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Lookup NU author(s): Dr James Bathurst,
Professor Enda O'Connell
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Current and projected UK activities with the Systeme Hydrologique Europeen (SHE) hydrological modelling system are examined. Development of the SHE arose from the need for a new modelling approach for use in assessing the environmental impacts of river basin development and the system is particularly suited to predicting the impacts of land use and climatic changes and to applications to basins with sparse data sets. The basic hydrology model is now being developed into a powerful contaminant and sediment transport modelling system called SHETRAN-UK and components are also being proposed to account for landslide and gully erosion. Applications of the SHE have been made at spatial scales ranging from 30 m2 to 5000 km2 and in a variety of environments. These have demonstrated an ability to achieve calibration on the basis of short time series records and field evaluation of parameters, to provide multiple outputs on a spatially and temporally distributed basis, and to explore basin response mechanisms. They have also indicated the importance of integrating field measurements within the calibration process. The effect of the scale of model grids on parameter evaluation and on simulation results still needs to be investigated and there is a need for field process studies in areas where there is a poor understanding, to improve certain of the process representations within the SHE. However, new ideas are being explored to account for subgrid spatial variability in parameter values and to develop a validation methodology for testing the predictive capability of the SHE. Future developments will include the use of geographical information systems and data processing packages to aid data handling, expert systems to improve the efficiency of calibration, and parallel processing and other new computational techniques. An expanding range of applications will see physically based hydrological modelling systems at the core of decision support systems and integrated at the continental scale with general circulation modelling systems.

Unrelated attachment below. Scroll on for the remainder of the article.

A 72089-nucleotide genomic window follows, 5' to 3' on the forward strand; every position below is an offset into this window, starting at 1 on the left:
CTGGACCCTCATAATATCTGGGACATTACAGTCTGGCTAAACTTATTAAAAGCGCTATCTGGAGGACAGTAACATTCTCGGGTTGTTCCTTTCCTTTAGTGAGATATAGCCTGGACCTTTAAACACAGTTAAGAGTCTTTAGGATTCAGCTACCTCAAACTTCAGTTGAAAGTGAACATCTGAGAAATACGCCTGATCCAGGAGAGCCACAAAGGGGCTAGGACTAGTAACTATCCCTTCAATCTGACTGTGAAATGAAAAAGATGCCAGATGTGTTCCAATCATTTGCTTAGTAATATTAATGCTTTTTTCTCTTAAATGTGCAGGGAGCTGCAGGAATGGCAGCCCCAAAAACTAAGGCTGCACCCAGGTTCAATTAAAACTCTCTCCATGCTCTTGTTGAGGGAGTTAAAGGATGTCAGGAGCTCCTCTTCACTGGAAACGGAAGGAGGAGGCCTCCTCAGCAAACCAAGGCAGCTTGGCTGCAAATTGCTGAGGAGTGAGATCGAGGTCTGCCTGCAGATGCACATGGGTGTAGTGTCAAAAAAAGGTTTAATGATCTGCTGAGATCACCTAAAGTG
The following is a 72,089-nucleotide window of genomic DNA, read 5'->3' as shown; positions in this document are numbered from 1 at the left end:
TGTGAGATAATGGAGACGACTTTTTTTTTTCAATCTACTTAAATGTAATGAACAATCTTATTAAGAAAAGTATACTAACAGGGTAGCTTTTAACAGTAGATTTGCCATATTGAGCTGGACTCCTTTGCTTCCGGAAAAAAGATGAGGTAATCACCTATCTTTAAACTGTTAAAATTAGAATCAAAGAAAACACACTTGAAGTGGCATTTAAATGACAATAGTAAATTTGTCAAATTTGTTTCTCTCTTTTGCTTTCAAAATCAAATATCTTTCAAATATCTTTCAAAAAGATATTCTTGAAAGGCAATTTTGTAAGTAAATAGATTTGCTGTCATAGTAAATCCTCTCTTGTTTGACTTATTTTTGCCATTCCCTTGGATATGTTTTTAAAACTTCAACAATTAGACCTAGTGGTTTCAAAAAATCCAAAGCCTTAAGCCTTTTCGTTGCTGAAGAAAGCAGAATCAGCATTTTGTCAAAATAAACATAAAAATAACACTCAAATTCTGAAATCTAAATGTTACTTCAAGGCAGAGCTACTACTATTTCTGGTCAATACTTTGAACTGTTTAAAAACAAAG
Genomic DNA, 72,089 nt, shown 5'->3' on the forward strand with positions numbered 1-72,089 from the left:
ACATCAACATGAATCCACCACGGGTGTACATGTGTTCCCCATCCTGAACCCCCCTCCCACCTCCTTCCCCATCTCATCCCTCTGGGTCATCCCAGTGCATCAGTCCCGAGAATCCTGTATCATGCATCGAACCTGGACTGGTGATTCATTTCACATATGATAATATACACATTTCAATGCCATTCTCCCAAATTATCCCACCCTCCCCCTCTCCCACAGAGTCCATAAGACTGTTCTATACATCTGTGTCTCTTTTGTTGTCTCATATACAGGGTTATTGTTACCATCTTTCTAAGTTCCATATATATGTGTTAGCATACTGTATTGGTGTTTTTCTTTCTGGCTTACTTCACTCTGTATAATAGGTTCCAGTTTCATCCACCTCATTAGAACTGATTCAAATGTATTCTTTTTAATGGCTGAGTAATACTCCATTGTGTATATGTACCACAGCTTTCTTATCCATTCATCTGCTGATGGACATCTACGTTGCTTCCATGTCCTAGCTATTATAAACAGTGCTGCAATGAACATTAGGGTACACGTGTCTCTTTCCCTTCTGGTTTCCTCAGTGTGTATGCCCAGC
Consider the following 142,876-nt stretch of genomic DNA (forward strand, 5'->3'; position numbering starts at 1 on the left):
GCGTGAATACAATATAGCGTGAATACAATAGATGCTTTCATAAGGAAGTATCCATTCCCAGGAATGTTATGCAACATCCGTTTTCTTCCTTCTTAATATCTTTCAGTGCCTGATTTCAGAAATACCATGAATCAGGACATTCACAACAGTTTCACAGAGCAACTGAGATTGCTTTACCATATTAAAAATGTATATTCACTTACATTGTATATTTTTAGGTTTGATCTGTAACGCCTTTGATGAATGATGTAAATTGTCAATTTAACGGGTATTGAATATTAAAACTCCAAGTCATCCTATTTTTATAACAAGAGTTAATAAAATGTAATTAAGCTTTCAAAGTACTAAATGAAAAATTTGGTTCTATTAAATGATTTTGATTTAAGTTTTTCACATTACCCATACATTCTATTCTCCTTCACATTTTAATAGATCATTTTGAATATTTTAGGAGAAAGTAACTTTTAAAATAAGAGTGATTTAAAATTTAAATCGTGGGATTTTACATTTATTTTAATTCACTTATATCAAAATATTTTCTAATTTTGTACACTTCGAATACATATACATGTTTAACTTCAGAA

Author(s): Bathurst JC, O'Connell PE
Publication type: Article
Publication status: Published
Journal: Hydrological Processes
ISSN (print): 0885-6087
ISSN (electronic): 1099-1085
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